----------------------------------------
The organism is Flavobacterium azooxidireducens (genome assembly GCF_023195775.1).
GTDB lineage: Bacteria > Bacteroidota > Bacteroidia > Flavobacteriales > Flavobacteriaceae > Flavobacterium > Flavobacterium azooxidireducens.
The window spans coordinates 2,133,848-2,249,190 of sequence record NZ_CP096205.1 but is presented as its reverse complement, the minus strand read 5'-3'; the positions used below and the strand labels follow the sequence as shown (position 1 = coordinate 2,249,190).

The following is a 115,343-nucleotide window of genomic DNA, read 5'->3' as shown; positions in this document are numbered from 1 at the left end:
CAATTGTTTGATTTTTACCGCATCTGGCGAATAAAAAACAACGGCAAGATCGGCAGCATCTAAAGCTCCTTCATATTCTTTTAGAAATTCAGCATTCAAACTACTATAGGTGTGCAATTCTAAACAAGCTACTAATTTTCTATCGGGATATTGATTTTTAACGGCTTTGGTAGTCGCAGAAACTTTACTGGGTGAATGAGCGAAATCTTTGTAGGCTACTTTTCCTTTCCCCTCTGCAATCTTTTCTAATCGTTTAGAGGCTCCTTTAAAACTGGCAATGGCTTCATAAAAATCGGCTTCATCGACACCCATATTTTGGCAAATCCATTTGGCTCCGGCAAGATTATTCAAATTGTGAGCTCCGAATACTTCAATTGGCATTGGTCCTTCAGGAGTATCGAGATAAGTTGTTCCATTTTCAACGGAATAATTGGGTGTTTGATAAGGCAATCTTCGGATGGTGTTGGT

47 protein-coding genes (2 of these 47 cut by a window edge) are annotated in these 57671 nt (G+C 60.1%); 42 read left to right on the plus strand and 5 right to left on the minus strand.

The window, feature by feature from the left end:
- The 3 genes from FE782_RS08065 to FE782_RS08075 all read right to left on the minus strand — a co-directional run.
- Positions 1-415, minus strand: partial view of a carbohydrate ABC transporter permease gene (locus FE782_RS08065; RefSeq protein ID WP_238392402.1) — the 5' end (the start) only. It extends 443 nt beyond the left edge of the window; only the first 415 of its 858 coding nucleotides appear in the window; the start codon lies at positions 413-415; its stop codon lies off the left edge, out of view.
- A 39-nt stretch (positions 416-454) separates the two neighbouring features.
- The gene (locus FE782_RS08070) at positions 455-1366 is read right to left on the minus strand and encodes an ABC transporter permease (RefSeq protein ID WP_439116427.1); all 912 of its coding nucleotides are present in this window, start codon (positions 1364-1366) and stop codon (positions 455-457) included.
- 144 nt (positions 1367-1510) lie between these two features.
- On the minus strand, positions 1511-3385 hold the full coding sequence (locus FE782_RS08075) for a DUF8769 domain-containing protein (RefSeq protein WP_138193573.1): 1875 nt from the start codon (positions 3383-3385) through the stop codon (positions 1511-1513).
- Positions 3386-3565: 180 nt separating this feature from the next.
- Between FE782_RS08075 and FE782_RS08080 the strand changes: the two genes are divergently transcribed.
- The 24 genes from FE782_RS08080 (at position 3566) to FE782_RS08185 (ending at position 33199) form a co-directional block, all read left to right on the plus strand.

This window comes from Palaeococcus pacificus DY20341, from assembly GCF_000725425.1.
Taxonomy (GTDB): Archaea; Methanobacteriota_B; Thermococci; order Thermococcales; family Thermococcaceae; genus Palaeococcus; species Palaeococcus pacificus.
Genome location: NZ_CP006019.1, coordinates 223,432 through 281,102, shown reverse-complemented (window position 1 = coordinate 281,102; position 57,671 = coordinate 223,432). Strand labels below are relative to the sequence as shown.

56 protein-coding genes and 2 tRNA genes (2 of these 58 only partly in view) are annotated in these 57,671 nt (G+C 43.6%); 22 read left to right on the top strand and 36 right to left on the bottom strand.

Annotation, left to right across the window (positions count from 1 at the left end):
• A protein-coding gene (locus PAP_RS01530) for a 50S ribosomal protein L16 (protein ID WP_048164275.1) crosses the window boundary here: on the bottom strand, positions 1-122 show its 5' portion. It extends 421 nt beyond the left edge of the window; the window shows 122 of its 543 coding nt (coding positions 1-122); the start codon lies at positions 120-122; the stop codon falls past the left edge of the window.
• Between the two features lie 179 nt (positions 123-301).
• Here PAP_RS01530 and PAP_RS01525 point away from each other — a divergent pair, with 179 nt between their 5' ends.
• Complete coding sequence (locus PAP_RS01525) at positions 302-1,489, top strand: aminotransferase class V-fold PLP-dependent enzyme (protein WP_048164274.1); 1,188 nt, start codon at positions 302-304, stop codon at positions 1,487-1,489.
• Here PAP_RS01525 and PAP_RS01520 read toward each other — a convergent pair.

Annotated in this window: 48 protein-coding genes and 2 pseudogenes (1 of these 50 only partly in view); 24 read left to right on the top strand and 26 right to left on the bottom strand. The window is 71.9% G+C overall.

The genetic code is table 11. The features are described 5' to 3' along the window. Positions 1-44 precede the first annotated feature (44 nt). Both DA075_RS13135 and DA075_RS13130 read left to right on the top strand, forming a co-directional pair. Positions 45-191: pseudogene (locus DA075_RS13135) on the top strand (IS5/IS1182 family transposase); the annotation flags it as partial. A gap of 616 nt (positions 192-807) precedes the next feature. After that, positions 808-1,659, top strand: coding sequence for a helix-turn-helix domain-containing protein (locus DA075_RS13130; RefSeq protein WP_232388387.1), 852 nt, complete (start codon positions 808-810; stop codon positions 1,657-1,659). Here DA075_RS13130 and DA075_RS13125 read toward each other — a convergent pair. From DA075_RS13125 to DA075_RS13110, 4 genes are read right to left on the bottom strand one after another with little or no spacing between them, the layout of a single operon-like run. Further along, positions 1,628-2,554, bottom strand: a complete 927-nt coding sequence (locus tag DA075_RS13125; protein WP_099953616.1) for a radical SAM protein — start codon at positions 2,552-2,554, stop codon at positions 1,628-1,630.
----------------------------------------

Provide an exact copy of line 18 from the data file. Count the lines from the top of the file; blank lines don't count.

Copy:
Taxonomy (GTDB): Archaea; Methanobacteriota_B; Thermococci; order Thermococcales; family Thermococcaceae; genus Palaeococcus; species Palaeococcus pacificus.